Liked by 2 people

  5. andi lee says:

    Another Harvey lesson:

    Prepare, plan, the tools / equipment / route / pets neccessary for rooftop evacuation. Tarp handy for sheltering from wind / rain. Do not climb into the attic. Do not leave pets behind, please!

    (A white sheet on rooftop is very visible from above; hang one on front door or a front window, -“help! On roof!”)

    Liked by 1 person

  6. treehouseron says:

    Just found out my half sister is going to ride it out in Naples. You know… ground zero. We’re not close or I’d try to change her mind…

    Liked by 2 people

  7. hugofitch1 says:

    I have a brother in Naples. He didn’t evacuate. Interestingly, he used to own a storm door/window company down there.

    Liked by 1 person

    • donebydesign says:

      Good for him. Sounds like he has risk mgmt skills.

      It’s gonna be wind, water, or impact that gets you. If his elevation is good…cross off water. Assuming his storm shutters are miamidade, has no gables, and did a bombproof garage door, he’s in fine shape. If it’s a newer house, he might have double wrapped trusses to keep his roof. Assuming no trees that can crush him then it sounds like he is fully prepped. No need to evac. Just keep the firearms close for the coming week. He should be ok.

      Liked by 1 person

      • hugofitch1 says:

        Thank you. e was an Air Force fighter pilot & VP of a large, multinational corp, so he’s done his share of risk assessment. Still, I’d have preferred him to have erred on the side of caution.

        Like

        • Jimmy Jack says:

          Is he single?

          Jk 😘

          Liked by 1 person

          • hugofitch1 says:

            Ha, no, he had his mid-life crisis, left his wife of 30+ years, bought a Harley, and took up with a former Miss Fitness USA or some such. He’s about 5 miles inland and stocked to the gills. He’ll be okay. Plenty of food, water, gas, propane, generator, and guns.

            Like

  8. G. Combs says:

    My usual:
    REGULAR UNSCENTED CLorox to disinfect water
    emergency disinfect water chlorox
    Also cheese cloth and coffe filters to remove particulates first.

    RICE! and probiotic tables or cheeses for bad tummys
    Rice/corn starch water is used to rehydrate Cholera victims

    Long grain rice contains resistant starch (RS) that selectively feeds beneficial bacteria in the gut Since the RS is not used as an energy source by bacteria in the small intestine, it does not contribute to SIBO (standing for small intestinal bacterial overgrowth). Not only does it not feed the bacteria in the small intestine, but many strains of pathogenic have been shown to adhere to the starch, thus carrying them out of the small intestine and into the large intestine where they can be excreted in feces. So it reduces levels of pathogens, while it is selectively used by beneficial bacteria.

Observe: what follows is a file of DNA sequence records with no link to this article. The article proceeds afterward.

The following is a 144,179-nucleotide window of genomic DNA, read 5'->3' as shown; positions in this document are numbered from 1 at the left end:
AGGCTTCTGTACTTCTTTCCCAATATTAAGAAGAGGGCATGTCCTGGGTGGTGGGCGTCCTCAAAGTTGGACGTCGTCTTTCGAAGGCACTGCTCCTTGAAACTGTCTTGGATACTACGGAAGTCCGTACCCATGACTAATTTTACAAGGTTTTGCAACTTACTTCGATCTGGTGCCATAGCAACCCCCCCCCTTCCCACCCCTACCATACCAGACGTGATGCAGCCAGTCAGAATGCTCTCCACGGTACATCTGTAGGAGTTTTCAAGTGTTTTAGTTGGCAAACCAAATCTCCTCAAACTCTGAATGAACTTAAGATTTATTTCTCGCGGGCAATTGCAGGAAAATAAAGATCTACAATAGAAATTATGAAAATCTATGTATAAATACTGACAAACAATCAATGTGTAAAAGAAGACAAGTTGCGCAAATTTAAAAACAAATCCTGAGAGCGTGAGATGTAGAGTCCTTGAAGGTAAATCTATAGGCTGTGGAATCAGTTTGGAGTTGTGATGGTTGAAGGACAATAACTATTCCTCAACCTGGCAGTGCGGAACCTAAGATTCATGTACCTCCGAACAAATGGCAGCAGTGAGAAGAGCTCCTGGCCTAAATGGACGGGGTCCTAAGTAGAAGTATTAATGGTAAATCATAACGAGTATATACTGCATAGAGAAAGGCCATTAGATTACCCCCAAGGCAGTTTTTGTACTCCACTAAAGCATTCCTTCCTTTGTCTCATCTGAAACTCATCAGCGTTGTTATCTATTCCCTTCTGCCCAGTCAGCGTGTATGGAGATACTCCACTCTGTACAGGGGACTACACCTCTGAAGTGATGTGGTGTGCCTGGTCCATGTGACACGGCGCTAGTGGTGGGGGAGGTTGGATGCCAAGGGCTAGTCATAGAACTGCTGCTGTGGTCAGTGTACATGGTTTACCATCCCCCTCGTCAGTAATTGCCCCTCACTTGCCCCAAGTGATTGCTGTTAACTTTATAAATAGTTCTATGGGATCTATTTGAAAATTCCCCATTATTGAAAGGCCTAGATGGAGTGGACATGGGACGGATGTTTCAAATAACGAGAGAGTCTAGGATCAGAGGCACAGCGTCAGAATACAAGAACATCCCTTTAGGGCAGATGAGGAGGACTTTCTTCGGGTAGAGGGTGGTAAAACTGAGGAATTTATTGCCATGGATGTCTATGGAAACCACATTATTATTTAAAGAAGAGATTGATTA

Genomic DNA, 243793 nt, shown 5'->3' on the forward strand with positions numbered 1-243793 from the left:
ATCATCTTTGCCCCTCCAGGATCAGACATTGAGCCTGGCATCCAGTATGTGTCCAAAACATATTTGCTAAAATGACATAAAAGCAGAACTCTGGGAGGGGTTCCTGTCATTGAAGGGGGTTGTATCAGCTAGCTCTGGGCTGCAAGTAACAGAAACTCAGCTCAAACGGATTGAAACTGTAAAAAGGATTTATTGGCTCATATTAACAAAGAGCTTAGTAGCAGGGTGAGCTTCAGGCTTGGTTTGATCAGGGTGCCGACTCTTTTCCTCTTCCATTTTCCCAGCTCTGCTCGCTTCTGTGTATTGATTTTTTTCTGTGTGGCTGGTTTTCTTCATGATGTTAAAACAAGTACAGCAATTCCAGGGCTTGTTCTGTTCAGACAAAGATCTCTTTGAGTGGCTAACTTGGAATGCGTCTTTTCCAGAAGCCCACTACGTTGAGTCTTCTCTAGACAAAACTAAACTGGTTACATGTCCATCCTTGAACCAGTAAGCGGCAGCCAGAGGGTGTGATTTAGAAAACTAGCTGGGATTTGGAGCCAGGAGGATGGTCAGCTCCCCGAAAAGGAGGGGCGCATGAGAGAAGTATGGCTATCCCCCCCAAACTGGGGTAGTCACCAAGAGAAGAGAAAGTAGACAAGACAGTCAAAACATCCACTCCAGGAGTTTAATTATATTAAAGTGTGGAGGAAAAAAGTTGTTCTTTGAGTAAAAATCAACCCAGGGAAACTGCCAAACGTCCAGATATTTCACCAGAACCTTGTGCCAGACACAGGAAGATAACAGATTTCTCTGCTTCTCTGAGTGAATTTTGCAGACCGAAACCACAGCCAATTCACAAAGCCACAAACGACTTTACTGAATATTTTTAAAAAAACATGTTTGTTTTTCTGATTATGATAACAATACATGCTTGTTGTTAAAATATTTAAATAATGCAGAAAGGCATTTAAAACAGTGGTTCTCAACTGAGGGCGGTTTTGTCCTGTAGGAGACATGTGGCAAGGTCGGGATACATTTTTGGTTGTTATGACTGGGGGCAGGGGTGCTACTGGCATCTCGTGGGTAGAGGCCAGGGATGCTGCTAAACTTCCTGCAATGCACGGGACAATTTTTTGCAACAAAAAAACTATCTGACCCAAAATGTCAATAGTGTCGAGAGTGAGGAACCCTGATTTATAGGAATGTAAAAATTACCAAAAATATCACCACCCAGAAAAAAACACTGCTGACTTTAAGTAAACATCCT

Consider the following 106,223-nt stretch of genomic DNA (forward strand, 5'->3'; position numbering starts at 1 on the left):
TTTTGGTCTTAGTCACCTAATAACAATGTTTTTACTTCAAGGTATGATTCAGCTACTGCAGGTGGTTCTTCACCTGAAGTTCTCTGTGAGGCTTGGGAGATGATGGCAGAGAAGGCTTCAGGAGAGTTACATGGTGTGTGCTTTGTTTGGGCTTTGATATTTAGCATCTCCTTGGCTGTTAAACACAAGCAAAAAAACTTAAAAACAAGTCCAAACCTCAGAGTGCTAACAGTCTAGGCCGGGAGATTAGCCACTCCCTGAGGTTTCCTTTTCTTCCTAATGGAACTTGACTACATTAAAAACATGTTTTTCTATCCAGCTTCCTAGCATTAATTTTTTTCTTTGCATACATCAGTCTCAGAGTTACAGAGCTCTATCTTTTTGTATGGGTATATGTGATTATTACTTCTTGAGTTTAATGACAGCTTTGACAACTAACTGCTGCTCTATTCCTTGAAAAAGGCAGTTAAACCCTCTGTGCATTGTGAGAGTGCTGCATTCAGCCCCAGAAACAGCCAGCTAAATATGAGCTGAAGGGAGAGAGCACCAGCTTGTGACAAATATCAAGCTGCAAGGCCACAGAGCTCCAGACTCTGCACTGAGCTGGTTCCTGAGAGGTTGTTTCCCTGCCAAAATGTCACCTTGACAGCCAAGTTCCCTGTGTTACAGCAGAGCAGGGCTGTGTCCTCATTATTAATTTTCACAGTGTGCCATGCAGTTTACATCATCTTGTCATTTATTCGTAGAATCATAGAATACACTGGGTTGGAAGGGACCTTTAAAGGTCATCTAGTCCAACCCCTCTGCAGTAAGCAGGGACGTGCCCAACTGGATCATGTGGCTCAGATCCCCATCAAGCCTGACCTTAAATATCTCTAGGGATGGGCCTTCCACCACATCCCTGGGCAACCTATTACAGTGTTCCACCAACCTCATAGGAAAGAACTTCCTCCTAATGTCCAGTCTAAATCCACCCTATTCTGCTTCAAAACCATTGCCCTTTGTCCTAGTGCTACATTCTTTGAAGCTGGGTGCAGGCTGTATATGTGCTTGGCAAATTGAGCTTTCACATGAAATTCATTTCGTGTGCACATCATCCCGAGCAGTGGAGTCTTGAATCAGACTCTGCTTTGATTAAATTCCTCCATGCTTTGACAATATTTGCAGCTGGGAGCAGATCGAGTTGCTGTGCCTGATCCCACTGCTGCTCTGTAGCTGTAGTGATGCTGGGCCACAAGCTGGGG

References:
    http://aem.asm.org/content/71/8/4850.full.pdf ( corn starch with rice starch as close second is used to rehydrate Cholera victims)
    http://aem.asm.org/content/66/10/4212.full (For actual photograph taken of bacteria adhering to resistant starch)
    https://www.ncbi.nlm.nih.gov/pmc/articles/PMC93045/

    Liked by 3 people

    • Delilah says:

      Excellent info.

      Remember that sour cream, yogurt, buttermilk, kefir, and some cheeses standing in liquids all have probiotics.

      That clear liquid that they all generate? That’s called whey, which is chock full of probiotics. It’s completely safe to drink, but also remember that it’s fermented, which means it may have a slight alcohol content to it too.

      Like

      • Delilah says:

        Man has used fermentation to preserve foods for ages. The reason why this works is, the good bacteria overtakes and overpowers the bad bacteria and denies it the oxygen, food, and minerals the bad bacteria needs to survive.

        Like

    • Bethany says:

      Thank you for this information!

      Like

  9. Beenthere says:

    Good luck & Godpseed to all those in Irma’s path.